Charlotte Mayor: Ready For The Democrats

President Obama was the first Democrat in a generation to win in North Carolina, in 2008. Now, the city of Charlotte, North Carolina is gearing up to launch the Democratic National Convention, beginning Tuesday. Host Michel Martin speaks with Charlotte Mayor Anthony Foxx about how his city is preparing.

The Two-Way
10:40 am
Fri August 31, 2012

BusinessWeek: Karl Rove Jokes About Todd Akin's Murder

Karl Rove talks on his mobile phone as he walks across the floor before the second session of the Republican National Convention in Tampa on Tuesday.
J. Scott Applewhite AP

Originally published on Fri August 31, 2012 10:41 am

It's probably no exaggeration to say that Rep. Todd Akin, the Republican nominee for the senate race in Missouri who caused an uproar with his comments about abortion, became one of the least popular figures within the GOP.

How unpopular? Just look at the joke Republican master strategist Karl Rove made during a fundraiser:

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Music Reviews
10:31 am
Fri August 31, 2012

Shoes: After 18 Years, The Power-Pop Band Re-Ignites

Shoes.
Courtesy of the artist

Originally published on Fri August 31, 2012 3:16 pm

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Movie Interviews
10:03 am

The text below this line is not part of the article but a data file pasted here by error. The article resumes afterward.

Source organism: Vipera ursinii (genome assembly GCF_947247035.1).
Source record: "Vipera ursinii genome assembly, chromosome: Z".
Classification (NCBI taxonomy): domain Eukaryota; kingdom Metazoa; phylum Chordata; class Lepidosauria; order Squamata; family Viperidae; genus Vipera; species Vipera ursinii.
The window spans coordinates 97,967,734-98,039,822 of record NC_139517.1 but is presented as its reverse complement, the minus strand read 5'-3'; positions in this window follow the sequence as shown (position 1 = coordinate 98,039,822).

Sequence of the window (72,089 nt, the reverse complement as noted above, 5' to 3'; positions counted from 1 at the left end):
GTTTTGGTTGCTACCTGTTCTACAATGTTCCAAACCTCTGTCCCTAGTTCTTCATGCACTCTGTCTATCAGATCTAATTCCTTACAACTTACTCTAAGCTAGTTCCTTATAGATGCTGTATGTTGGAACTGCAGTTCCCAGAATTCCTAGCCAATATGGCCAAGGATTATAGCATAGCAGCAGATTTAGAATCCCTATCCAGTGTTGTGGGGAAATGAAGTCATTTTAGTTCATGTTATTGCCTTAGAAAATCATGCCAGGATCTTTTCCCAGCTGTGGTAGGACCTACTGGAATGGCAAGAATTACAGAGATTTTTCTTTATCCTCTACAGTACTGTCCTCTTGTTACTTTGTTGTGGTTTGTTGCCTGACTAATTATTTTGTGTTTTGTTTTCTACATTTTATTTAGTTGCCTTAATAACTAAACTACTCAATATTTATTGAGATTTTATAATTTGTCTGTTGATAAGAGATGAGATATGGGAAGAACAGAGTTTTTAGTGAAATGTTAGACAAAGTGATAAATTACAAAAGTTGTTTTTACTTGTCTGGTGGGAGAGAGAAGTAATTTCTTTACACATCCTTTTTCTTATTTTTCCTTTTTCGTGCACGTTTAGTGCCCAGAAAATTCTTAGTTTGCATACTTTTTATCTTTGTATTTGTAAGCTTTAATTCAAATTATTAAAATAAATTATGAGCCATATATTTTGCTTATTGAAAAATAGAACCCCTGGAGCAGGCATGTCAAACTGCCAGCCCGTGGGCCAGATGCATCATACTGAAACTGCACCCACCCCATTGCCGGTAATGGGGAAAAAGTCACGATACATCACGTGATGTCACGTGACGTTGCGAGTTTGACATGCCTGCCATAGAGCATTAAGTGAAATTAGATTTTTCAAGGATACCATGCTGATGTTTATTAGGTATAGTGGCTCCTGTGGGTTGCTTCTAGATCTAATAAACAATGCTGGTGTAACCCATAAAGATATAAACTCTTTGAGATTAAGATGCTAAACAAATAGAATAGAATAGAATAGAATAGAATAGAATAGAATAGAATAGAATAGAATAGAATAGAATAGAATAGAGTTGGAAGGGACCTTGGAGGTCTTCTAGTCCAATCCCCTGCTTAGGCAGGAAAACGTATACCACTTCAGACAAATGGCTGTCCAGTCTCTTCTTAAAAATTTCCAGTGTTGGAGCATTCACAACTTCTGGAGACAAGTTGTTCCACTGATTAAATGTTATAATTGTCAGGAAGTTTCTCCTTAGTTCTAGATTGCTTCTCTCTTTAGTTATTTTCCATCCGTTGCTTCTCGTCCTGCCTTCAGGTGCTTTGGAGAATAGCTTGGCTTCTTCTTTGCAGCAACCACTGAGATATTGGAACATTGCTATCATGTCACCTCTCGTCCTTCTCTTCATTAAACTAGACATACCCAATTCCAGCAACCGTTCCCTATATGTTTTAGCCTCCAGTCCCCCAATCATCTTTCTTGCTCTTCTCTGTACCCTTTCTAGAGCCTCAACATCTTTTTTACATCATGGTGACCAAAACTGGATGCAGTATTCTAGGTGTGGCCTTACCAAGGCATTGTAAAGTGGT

Fri August 31, 2012

Jack Black: On Music, Mayhem And Murder

In Bernie, Jack Black plays a local mortician who murders his live-in companion after she won't stop nagging him. The movie is based on a true story.
Deana Newcomb Wind Dancer Films

Originally published on Fri August 31, 2012 3:16 pm

This interview was originally broadcast on April 23, 2012. Jack Black's Bernie is now out on DVD.

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The Two-Way
9:36 am
Fri August 31, 2012

Fed Chief Bernanke Issues Strong Hint Of Further Stimulus

Federal Reserve Chairman Ben Bernanke arrives for a dinner at the Jackson Hole Economic Symposium on Thursday.
Ted S. Warren AP

Originally published on Fri August 31, 2012 9:49 am

As the AP reads it, Federal Reserve Chairman Ben Bernanke stopped just short of "committing the Fed to any specific move, such as another round of bond purchases to lower long-term interest rates."

Bernanke gave a speech at the Federal Reserve Bank of Kansas City Economic Symposium in Jackson Hole, Wy. today. As with all his speeches, it was being closely watched for signs on what the Federal Reserve would do next.

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The Two-Way
8:15 am
Fri August 31, 2012

Mitt Romney Headed To Louisiana To Tour Hurricane Damage

Originally published on Fri August 31, 2012 10:43 am

Just hours after accepting the presidential nomination of the Republican party, Mitt Romney is headed to Louisiana for a more sober occasion: He will tour the damage left by Hurricane Isaac.

Update at 11:42 a.m. ET. President Obama also announced that he would visit the affected areas on Monday.

NPR's Ari Shapiro reports Romney hopes to console the victims of the floods. Ari filed this report for our Newscast unit:

"This New Orleans trip was a last-minute addition to the schedule.